Literature and Religion
Vedic or Hindu literature consists primarily of the Vedas; but also includes Shruti and various Smriti texts. The Vedic rites were meant to help the participant transform; this was primarily accomplished via sacrifices (such as the agnihotra).
Astronomical references in the Vedas help provide some broad approximations that help date the beginning of the tradition. Due to the precession of the equinoxes, the seasons shift with relation to the fixed zodiac at a rate of about a month every two thousand years. Some Vedic notices mark the beginning of the year at the vernal equinox in Orion; this was the case around 4500 BC.
The rishis saw the universe as going through unceasing change in a cycle of birth and death, free and yet, paradoxically, governed by order. This order was reflected in the bandhu (connections) between the planets, the elements of the body, and the mind. At the deepest level, the whole universe was bound to, and reflected in, the individual consciousness.
The place of sacrifice represents the cosmos. The three fires used stand for the three divisions of space. The course of the sacrifice represents the year, and all such ritual forms part of continuing annual performances. The rite culminates in the ritual rebirth of the yajamana (sacrificer), which signifies the regeneration of his universe. It is sacred theatre, built upon paradoxes of reality, where symbolic deaths of animals and humans, including the yajamana himself, may be enacted.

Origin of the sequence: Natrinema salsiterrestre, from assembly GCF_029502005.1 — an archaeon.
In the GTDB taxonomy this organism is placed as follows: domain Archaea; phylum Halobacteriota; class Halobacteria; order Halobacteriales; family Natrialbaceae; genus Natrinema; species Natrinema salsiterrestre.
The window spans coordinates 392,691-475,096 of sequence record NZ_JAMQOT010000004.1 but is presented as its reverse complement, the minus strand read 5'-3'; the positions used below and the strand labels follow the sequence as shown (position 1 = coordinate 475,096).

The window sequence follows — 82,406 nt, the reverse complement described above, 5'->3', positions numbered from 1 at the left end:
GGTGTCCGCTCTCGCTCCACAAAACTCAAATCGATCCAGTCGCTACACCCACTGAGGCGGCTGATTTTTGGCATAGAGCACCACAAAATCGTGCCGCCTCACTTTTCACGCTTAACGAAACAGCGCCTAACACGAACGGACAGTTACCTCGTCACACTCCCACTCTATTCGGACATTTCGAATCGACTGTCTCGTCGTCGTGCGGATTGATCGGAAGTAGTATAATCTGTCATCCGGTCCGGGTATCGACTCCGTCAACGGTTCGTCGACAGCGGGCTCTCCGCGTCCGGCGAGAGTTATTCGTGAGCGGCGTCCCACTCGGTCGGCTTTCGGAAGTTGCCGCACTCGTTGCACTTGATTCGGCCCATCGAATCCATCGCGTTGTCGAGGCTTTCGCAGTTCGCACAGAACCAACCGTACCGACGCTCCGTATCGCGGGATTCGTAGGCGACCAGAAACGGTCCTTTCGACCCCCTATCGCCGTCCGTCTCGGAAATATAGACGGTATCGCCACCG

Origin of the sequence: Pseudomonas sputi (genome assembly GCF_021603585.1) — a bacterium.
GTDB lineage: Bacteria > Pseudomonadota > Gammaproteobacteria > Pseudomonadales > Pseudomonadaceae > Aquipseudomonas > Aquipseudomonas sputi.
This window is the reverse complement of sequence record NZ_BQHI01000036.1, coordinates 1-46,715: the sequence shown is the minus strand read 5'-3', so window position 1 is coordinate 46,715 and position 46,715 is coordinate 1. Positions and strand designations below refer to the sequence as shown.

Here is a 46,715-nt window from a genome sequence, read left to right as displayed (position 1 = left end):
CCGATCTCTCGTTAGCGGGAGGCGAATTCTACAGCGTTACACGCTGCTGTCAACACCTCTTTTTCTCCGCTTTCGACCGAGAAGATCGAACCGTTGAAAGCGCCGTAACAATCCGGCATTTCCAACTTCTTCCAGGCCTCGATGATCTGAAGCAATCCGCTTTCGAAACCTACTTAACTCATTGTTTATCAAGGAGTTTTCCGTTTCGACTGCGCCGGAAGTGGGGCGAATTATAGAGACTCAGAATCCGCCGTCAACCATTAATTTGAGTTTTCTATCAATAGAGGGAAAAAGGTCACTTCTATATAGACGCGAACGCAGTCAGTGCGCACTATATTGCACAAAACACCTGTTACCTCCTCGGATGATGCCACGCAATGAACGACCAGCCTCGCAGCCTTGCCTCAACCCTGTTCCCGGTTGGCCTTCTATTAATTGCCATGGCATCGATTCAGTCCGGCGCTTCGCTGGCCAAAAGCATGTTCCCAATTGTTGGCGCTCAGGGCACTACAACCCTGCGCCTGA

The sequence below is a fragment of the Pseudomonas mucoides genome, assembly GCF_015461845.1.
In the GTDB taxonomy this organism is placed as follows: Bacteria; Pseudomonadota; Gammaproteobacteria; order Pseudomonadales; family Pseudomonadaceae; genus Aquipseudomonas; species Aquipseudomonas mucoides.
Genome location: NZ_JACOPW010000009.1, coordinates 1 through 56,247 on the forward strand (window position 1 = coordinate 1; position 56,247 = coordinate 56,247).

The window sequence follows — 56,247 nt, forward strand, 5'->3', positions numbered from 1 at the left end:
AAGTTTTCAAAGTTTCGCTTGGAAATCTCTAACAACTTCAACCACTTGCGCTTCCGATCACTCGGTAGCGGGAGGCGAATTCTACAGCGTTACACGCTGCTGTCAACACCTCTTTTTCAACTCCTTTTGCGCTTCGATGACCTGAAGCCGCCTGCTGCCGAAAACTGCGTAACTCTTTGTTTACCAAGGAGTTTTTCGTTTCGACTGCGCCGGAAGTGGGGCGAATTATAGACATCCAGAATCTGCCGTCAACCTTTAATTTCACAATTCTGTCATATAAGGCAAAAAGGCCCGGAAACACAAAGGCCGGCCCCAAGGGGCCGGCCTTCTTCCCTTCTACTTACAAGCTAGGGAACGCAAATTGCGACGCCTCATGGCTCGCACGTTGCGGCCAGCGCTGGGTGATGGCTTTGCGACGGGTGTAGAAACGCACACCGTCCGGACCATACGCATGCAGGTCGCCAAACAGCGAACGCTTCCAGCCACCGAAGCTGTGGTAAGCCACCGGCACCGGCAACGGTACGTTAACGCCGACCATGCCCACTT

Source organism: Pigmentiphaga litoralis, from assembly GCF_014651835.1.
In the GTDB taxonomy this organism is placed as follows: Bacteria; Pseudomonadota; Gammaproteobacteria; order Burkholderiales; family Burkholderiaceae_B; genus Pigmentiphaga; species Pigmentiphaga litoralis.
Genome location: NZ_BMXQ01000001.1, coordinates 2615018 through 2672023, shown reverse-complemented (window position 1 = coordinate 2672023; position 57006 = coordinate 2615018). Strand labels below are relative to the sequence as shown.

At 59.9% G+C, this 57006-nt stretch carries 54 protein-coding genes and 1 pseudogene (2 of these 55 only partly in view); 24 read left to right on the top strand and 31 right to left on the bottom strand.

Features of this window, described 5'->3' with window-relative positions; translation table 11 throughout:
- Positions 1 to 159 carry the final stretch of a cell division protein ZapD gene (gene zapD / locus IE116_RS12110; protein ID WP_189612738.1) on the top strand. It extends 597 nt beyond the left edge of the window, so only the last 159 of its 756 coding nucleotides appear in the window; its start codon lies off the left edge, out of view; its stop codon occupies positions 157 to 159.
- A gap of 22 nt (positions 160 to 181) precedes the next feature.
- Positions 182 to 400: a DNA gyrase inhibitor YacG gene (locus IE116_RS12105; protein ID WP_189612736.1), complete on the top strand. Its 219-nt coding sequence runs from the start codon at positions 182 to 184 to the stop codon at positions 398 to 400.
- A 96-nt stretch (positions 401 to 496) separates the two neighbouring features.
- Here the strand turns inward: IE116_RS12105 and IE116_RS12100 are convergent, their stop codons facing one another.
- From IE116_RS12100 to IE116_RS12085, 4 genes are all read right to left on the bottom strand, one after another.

The Vedic gods represent the cognitive centers of the self. Vedic science is the science of consciousness. These have evolved into the Hindu paths of Yoga and Vedanta, which is a religious path that is the 'essence' of the Vedas.
The Vedic pantheon is considered to consist of thirty-three different gods, which are placed, in groups of eleven, into one of the three different categories: atmospheric, terrestrial, or celestial, each of which has its own area of responsibility. But just because a god is in one category does not mean that it is completely different from a god from another category; for sometimes a god from one category will have some of the same qualities of a god from another category. This is because the Vedic system is recursive. It has developed into a broader group but it is also seen in Vedic philosophy that they are manifestations of one divine ground known as Brahman. This thought of unity is expressed severally in Vedic texts.
The categories of the gods are: 1) Agni, terrestrial; 2) Indra, atmospheric; and 3) Surya or Vishnu, celestial that mirrors the body, prana, and atman division of the individual. Since one aspires to reach the inner being through the prana (atmosphere), many Vedic hymns extol Indra.
The Vedic or Hindu religion presents a unitary view of the universe with God seen as immanent and transcendent in the forms of Ishvara and Brahman, respectively. Brahman is projected into various deities in the human mind. The main deities were Indra, Varuna, Surya (the Sun), Mitra, Vayu, Agni and Soma. Goddesses included Prithvi, Aditi, Ushas and Saraswati. Deities were not viewed as all-powerful. The relationship between the devotee and the deity was one of transaction. Each deity had a specific role; at any given point, a particular deity was considered superior to the others.
The mode of worship was performance of sacrifices and chanting of verses. The priests helped the common man in performing rituals. People prayed for abundance of children, cattle and wealth.